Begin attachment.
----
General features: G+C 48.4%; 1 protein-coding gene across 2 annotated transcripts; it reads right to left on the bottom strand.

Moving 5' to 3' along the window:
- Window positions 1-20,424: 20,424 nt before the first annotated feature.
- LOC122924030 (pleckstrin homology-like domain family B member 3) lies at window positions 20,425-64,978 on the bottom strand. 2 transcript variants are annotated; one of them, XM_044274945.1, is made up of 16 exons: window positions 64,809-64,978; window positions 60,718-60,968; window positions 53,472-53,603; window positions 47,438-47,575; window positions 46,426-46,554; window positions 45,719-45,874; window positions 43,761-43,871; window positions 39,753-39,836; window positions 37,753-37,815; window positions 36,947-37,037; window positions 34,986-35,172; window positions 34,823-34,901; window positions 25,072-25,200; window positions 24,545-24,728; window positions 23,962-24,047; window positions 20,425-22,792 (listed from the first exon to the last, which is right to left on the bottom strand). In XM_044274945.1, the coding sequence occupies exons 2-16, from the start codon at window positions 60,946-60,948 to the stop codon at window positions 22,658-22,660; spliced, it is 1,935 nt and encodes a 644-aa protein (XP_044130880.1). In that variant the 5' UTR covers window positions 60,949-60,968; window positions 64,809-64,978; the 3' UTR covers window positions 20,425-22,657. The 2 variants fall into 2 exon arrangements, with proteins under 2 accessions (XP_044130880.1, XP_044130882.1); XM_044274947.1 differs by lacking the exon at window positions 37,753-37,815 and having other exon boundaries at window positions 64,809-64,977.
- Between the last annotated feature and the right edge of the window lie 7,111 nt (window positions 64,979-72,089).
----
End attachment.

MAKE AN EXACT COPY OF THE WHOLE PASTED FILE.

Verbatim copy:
General features: G+C 48.4%; 1 protein-coding gene across 2 annotated transcripts; it reads right to left on the bottom strand.

Moving 5' to 3' along the window:
- Window positions 1-20,424: 20,424 nt before the first annotated feature.
- LOC122924030 (pleckstrin homology-like domain family B member 3) lies at window positions 20,425-64,978 on the bottom strand. 2 transcript variants are annotated; one of them, XM_044274945.1, is made up of 16 exons: window positions 64,809-64,978; window positions 60,718-60,968; window positions 53,472-53,603; window positions 47,438-47,575; window positions 46,426-46,554; window positions 45,719-45,874; window positions 43,761-43,871; window positions 39,753-39,836; window positions 37,753-37,815; window positions 36,947-37,037; window positions 34,986-35,172; window positions 34,823-34,901; window positions 25,072-25,200; window positions 24,545-24,728; window positions 23,962-24,047; window positions 20,425-22,792 (listed from the first exon to the last, which is right to left on the bottom strand). In XM_044274945.1, the coding sequence occupies exons 2-16, from the start codon at window positions 60,946-60,948 to the stop codon at window positions 22,658-22,660; spliced, it is 1,935 nt and encodes a 644-aa protein (XP_044130880.1). In that variant the 5' UTR covers window positions 60,949-60,968; window positions 64,809-64,978; the 3' UTR covers window positions 20,425-22,657. The 2 variants fall into 2 exon arrangements, with proteins under 2 accessions (XP_044130880.1, XP_044130882.1); XM_044274947.1 differs by lacking the exon at window positions 37,753-37,815 and having other exon boundaries at window positions 64,809-64,977.
- Between the last annotated feature and the right edge of the window lie 7,111 nt (window positions 64,979-72,089).